The Personal Digital Archiving 2012 Conference is now open for
participation! We welcome proposals for session topics and speakers, as
well as volunteers to help us organize and serve on site.
Join us for “Fluid Texts and Critical Archives: Textual Studies in the (Digital) Humanities” on Friday Oct. 14th, 1:00 – 2:45 pm., in E51-095. This session – free and open to the public – will be introduced by Wyn Kelley (MIT), followed by a presentation of recent work by HyperStudio – Digital Humanities at MIT and will conclude with a panel discussion with John Bryant (Hofstra University), Amy Earhart (Texas A&M University), Kurt Fendt (MIT), Laura Mandell (Miami University of Ohio), and Martha Nell Smith (University of Maryland). This session is part of the three-day Melville Electronic Library Camp (MEL Camp) at MIT.
JISC has issued a call for Digital Infrastructure proposals.
Here’s an excerpt from the announcement:
The call seeks projects in the following areas:
- Resource Discovery—up to 10 projects to implement the resource discovery taskforce vision by funding higher education libraries archives and museums to make open metadata about their collections available in a sustainable way. Funding up to £250,000 is available for this work.
- Enhancing the Sustainability of Digital Collections—up to 10 projects to investigate and measure how effectively action can be taken to increase the prospects of sustainability for specified digital resources. Funding of up to £500,000 is available for this work.
- Research Information Management—3 projects to explore the feasibility and pilot delivery of a national shared service for the reporting of research information from Research Organisations to funders and other sector agencies, to increase the availability of validated evidence of research impact for research organisations, funders and policy bodies, and to formally evaluate JISC-funded activities in the Research Information Management programme and to gather robust evidence of any benefits accruing to the sector from these activities. Funding of up to £450,000 is available for this work.
- Research Tools—5 to 10 projects on exploiting technologies and infrastructure in the research process as well as innovating and extending the boundaries to determine the future demands of research on infrastructures. Funding of up to £350,000 is available for this work.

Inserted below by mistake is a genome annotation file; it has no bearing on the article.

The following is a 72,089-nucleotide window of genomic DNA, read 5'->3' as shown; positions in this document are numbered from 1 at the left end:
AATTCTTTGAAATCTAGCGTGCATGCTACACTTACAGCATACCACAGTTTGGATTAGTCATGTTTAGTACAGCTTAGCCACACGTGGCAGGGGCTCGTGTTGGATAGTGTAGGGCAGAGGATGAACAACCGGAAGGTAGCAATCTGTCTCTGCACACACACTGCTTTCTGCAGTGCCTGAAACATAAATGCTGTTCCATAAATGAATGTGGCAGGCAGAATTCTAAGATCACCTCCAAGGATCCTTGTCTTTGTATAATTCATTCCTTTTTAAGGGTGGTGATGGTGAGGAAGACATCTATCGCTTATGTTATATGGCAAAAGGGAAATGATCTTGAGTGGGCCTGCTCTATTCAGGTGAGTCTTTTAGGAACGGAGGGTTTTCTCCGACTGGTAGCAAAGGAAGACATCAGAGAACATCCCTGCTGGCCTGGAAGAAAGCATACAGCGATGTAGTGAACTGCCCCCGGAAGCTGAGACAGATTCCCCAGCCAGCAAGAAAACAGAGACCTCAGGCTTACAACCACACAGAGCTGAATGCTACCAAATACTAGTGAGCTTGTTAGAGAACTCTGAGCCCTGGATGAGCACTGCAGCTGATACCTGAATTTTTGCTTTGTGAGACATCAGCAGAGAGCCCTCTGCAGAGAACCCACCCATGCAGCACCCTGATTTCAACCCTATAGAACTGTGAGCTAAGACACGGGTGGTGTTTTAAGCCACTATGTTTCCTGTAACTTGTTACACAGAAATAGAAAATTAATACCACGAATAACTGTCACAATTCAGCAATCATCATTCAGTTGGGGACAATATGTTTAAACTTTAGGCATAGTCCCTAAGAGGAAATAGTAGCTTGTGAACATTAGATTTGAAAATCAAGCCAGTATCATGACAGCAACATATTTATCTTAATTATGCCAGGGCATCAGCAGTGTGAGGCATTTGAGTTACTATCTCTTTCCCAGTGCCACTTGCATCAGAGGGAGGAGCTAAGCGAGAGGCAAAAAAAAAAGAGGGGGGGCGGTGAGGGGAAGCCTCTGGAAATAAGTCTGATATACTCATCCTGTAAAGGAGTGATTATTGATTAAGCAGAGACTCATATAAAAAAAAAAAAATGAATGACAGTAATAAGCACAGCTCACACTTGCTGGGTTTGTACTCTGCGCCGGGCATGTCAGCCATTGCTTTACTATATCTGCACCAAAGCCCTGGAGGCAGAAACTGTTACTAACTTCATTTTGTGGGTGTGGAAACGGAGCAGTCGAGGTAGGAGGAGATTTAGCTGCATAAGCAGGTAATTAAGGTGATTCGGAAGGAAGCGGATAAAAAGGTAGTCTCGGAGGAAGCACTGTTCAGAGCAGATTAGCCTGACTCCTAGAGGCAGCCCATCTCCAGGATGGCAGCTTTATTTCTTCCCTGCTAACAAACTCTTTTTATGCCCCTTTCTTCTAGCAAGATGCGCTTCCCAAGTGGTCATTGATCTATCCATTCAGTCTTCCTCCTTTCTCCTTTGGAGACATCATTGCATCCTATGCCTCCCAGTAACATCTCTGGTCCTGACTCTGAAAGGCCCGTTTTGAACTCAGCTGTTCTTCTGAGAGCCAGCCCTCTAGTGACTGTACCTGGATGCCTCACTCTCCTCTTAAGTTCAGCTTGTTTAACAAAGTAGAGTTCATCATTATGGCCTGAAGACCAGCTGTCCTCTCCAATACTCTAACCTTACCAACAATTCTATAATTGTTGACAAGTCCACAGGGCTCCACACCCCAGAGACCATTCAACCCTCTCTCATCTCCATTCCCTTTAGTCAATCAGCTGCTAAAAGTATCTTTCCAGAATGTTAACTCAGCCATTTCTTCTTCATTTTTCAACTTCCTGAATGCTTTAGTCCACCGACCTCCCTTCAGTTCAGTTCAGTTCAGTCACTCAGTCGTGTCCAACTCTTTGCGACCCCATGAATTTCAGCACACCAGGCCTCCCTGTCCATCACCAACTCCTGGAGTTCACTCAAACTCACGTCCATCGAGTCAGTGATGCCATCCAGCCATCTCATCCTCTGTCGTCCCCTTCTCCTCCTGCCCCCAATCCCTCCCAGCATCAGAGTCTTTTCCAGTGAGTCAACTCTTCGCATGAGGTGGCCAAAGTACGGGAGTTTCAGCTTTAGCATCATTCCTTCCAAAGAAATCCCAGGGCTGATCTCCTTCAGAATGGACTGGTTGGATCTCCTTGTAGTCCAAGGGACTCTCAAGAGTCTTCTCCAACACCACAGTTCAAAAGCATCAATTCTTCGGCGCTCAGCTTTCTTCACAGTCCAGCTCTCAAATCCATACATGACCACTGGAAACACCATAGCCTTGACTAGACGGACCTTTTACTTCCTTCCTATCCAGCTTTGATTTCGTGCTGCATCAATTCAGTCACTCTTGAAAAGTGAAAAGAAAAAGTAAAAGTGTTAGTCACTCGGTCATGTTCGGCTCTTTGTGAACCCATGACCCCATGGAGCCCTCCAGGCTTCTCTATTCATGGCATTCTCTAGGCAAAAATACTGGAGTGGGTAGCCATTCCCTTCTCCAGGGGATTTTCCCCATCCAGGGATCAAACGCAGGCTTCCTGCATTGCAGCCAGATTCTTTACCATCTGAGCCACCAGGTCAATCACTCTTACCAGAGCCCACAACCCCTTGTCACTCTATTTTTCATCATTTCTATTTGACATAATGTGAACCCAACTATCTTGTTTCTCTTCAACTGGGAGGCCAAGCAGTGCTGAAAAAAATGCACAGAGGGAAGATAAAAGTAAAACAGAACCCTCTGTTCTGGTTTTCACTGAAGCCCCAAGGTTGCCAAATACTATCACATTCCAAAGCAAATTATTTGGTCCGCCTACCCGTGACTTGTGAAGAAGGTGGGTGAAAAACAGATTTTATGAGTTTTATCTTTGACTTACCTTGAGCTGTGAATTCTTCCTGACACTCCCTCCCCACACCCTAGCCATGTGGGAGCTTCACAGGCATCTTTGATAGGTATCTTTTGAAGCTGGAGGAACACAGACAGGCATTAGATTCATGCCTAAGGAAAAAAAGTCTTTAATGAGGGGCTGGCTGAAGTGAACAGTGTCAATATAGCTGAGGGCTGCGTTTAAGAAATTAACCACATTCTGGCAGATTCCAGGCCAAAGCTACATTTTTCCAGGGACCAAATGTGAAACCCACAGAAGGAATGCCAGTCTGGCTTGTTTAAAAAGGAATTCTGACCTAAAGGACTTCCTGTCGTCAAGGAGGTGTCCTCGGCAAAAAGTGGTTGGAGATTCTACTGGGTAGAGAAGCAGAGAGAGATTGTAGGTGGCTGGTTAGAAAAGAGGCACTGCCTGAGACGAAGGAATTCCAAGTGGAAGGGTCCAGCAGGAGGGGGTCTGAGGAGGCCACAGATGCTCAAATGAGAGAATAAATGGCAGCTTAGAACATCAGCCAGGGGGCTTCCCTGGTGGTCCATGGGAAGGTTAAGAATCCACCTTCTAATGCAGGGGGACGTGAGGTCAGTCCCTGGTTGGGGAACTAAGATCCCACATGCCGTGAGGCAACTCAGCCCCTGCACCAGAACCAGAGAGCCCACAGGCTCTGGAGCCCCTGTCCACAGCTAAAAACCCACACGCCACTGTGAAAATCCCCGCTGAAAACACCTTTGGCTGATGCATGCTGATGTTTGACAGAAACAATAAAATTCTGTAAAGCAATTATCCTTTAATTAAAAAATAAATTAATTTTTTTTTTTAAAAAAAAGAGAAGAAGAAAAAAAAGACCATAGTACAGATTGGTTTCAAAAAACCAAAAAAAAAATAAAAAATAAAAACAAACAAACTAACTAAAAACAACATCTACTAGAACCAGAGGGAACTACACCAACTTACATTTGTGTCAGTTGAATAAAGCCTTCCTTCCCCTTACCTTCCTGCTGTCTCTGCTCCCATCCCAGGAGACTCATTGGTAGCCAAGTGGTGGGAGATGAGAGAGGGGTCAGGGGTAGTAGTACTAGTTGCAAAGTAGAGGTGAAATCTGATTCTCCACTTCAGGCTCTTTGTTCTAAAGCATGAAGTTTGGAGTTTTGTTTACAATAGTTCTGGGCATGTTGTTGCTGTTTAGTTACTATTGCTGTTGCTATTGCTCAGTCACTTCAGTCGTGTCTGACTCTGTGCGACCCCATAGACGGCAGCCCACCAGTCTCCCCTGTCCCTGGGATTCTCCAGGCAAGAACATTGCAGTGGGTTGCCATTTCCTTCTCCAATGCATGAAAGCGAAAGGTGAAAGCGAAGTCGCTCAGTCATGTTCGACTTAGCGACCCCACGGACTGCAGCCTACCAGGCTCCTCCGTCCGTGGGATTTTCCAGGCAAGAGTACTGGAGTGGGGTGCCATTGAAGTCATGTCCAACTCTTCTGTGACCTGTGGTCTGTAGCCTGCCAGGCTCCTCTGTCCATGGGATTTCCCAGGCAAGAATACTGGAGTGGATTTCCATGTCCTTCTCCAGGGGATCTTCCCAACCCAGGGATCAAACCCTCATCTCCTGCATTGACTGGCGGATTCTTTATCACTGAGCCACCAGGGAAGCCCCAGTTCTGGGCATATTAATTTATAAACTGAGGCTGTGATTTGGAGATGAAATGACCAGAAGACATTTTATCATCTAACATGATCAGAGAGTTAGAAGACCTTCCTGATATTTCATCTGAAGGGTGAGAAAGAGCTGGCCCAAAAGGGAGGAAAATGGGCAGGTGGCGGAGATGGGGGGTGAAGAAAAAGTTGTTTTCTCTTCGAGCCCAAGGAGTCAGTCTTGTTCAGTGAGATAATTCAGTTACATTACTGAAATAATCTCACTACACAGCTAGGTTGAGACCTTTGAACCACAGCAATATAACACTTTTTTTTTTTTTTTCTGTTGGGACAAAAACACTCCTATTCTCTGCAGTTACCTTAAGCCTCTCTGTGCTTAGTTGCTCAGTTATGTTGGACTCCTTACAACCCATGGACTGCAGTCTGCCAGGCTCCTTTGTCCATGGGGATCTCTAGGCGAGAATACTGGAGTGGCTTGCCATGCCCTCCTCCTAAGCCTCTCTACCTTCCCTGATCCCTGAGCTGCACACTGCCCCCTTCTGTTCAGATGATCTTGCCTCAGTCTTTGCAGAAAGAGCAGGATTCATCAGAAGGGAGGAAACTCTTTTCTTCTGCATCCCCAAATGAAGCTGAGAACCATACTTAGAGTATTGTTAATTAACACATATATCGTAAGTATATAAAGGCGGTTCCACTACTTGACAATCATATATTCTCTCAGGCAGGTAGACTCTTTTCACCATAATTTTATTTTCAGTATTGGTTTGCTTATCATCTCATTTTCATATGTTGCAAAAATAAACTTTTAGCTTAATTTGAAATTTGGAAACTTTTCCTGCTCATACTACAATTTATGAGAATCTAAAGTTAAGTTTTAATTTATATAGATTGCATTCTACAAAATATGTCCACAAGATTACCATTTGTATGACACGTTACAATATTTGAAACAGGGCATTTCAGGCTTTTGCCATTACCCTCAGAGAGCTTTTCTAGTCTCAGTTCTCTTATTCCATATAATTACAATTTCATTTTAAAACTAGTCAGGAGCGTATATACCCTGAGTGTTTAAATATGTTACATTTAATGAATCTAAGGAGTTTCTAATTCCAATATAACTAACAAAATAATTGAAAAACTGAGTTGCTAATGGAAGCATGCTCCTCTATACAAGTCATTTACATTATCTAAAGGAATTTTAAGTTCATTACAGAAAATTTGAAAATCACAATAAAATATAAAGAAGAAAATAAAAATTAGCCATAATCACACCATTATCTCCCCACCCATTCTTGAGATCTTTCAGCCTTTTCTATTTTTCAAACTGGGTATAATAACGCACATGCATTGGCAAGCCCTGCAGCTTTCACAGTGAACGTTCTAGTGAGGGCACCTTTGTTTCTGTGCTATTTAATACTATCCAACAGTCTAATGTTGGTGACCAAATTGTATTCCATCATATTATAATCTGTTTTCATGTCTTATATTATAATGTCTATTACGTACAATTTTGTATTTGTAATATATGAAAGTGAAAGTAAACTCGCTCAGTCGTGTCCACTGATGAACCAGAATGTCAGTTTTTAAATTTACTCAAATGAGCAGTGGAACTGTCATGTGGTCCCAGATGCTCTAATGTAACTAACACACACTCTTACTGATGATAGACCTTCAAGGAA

- Applications of the Linking You Toolkit—Up to 10 projects investigating the implementation and improvement of the “Linking You Toolkit” for the purpose of demonstrating the benefits that management of institutional URLS can bring to students, researchers, lecturers and other University staff. Funding of up to £140,000 is available for this work.
- Access and Identity Management—5 to 10 projects investigating the embedding of Access and Identity Management outputs and technological solutions within institutions. Funding of up to £200,000 is available for this work.
The born-digital edited volume, Writing History in the Digital Age, is an open-access collection of thirty essays under contract with the University of Michigan Press for the Digital Humanities Series of its digitalculturebooks imprint. The group invited open peer review.
This peer-reviewed series of tutorials and guides to getting things done in teaching and research with spatial tools and resources, is seeking high-quality (yet simple-to-follow) tutorials.
We invite proposals for inaugural conference at the Australian National University, Canberra, on all aspects of digital humanities in Australia, New Zealand and internationally, and especially encourage papers showcasing new research and developments in the field and/or responding to the conference theme of ‘Building, Mapping, Connecting’. CALL FOR PROPOSALS CLOSES: 11 November 2011
The AHA’s 126th Annual Meeting in Chicago this January 5-8, 2012, will feature nearly two dozen sessions on digital history.
Come learn about developing mobile app platforms for history, capturing dance notation using an iPad, using gaming technology to teach the history of medicine, or applying crowdsourcing to culinary history … all in just two minutes.